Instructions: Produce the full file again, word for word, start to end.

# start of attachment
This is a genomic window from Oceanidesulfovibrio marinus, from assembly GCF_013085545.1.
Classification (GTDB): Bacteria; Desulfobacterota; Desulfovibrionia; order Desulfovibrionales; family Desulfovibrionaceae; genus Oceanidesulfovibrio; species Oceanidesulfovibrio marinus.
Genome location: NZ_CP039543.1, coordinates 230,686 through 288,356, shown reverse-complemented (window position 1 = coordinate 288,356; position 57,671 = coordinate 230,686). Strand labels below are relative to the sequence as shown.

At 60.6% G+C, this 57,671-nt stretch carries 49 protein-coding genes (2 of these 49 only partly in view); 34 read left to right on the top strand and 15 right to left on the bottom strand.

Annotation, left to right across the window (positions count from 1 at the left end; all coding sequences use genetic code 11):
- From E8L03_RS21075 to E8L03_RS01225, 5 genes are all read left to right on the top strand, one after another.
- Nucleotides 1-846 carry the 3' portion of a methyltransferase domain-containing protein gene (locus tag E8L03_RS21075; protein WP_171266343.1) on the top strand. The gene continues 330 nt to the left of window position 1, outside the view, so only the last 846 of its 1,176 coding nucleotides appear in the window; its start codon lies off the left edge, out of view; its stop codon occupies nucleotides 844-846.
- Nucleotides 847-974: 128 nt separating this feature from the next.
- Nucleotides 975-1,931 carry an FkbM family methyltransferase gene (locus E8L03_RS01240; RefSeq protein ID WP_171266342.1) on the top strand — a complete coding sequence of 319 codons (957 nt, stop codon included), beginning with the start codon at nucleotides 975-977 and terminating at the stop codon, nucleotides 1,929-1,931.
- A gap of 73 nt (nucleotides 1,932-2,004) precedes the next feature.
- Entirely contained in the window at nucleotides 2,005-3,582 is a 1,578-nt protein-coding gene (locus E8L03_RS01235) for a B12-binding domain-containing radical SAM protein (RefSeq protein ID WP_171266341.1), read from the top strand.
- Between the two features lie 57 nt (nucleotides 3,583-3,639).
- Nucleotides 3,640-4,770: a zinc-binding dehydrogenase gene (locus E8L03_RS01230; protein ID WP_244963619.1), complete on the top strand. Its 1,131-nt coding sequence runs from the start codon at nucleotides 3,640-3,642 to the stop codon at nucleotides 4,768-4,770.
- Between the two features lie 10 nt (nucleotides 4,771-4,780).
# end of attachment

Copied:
This is a genomic window from Oceanidesulfovibrio marinus, from assembly GCF_013085545.1.
Classification (GTDB): Bacteria; Desulfobacterota; Desulfovibrionia; order Desulfovibrionales; family Desulfovibrionaceae; genus Oceanidesulfovibrio; species Oceanidesulfovibrio marinus.
Genome location: NZ_CP039543.1, coordinates 230,686 through 288,356, shown reverse-complemented (window position 1 = coordinate 288,356; position 57,671 = coordinate 230,686). Strand labels below are relative to the sequence as shown.

At 60.6% G+C, this 57,671-nt stretch carries 49 protein-coding genes (2 of these 49 only partly in view); 34 read left to right on the top strand and 15 right to left on the bottom strand.

Annotation, left to right across the window (positions count from 1 at the left end; all coding sequences use genetic code 11):
- From E8L03_RS21075 to E8L03_RS01225, 5 genes are all read left to right on the top strand, one after another.
- Nucleotides 1-846 carry the 3' portion of a methyltransferase domain-containing protein gene (locus tag E8L03_RS21075; protein WP_171266343.1) on the top strand. The gene continues 330 nt to the left of window position 1, outside the view, so only the last 846 of its 1,176 coding nucleotides appear in the window; its start codon lies off the left edge, out of view; its stop codon occupies nucleotides 844-846.
- Nucleotides 847-974: 128 nt separating this feature from the next.
- Nucleotides 975-1,931 carry an FkbM family methyltransferase gene (locus E8L03_RS01240; RefSeq protein ID WP_171266342.1) on the top strand — a complete coding sequence of 319 codons (957 nt, stop codon included), beginning with the start codon at nucleotides 975-977 and terminating at the stop codon, nucleotides 1,929-1,931.
- A gap of 73 nt (nucleotides 1,932-2,004) precedes the next feature.
- Entirely contained in the window at nucleotides 2,005-3,582 is a 1,578-nt protein-coding gene (locus E8L03_RS01235) for a B12-binding domain-containing radical SAM protein (RefSeq protein ID WP_171266341.1), read from the top strand.
- Between the two features lie 57 nt (nucleotides 3,583-3,639).
- Nucleotides 3,640-4,770: a zinc-binding dehydrogenase gene (locus E8L03_RS01230; protein ID WP_244963619.1), complete on the top strand. Its 1,131-nt coding sequence runs from the start codon at nucleotides 3,640-3,642 to the stop codon at nucleotides 4,768-4,770.
- Between the two features lie 10 nt (nucleotides 4,771-4,780).